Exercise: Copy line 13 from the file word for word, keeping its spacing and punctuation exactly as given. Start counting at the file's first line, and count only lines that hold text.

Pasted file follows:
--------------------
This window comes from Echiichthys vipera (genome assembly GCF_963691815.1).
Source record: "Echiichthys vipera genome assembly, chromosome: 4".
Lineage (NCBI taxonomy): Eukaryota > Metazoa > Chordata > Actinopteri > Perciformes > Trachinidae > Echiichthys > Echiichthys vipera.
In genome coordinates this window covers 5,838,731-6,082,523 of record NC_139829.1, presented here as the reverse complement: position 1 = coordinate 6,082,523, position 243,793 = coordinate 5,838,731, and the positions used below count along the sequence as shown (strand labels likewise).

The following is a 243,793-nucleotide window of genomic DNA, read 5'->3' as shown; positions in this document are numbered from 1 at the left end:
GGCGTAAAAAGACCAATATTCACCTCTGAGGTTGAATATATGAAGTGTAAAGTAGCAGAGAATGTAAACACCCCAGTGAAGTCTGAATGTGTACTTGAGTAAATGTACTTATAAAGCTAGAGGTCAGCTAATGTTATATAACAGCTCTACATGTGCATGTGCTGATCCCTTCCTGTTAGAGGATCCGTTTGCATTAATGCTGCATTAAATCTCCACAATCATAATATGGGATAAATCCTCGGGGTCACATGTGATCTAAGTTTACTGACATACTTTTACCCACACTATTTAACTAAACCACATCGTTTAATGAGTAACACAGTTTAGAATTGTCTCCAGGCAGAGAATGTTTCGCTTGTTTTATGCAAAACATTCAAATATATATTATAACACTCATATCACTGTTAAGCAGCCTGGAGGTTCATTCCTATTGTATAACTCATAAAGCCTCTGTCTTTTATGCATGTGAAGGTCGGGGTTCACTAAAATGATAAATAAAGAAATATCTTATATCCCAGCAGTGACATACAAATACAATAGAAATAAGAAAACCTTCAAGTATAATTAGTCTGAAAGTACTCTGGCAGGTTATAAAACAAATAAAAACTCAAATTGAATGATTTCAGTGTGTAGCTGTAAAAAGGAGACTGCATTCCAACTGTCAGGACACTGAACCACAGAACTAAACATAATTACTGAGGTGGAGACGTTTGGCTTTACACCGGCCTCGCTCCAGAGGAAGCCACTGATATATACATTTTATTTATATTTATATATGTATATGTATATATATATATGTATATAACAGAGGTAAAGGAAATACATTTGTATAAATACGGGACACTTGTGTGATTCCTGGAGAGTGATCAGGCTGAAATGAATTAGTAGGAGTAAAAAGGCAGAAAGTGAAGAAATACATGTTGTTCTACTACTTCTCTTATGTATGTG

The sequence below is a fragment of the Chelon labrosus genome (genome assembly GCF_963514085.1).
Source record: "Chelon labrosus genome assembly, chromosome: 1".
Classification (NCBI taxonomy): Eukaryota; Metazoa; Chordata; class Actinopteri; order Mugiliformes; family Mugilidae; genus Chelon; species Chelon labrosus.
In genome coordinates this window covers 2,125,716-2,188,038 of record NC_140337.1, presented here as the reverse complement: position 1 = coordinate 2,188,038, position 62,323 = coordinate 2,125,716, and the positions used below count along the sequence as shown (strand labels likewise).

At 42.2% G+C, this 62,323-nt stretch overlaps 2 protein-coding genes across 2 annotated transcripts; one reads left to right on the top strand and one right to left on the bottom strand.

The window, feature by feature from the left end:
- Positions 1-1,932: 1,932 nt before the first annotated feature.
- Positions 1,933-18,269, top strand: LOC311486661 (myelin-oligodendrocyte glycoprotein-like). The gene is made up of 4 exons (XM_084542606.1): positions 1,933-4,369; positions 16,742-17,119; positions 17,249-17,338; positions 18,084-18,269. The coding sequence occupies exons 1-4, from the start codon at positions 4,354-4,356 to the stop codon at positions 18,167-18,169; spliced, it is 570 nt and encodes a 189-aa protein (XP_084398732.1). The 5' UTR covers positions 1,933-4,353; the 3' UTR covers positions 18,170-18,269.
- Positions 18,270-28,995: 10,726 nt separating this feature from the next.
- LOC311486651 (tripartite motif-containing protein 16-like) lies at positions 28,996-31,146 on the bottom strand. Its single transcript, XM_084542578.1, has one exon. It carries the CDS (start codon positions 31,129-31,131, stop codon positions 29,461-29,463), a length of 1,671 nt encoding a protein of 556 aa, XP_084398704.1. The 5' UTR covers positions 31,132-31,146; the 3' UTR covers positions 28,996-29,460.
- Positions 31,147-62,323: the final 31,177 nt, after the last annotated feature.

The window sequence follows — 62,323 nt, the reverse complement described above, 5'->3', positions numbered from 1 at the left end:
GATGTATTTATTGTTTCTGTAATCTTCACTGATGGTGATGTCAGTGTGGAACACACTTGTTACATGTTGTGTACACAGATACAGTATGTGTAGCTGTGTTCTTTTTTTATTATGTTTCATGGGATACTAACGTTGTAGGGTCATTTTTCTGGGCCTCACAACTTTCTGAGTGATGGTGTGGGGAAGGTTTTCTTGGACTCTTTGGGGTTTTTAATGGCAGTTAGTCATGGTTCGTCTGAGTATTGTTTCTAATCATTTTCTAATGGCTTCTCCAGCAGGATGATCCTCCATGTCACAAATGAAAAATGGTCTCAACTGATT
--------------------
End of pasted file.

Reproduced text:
- Positions 1-1,932: 1,932 nt before the first annotated feature.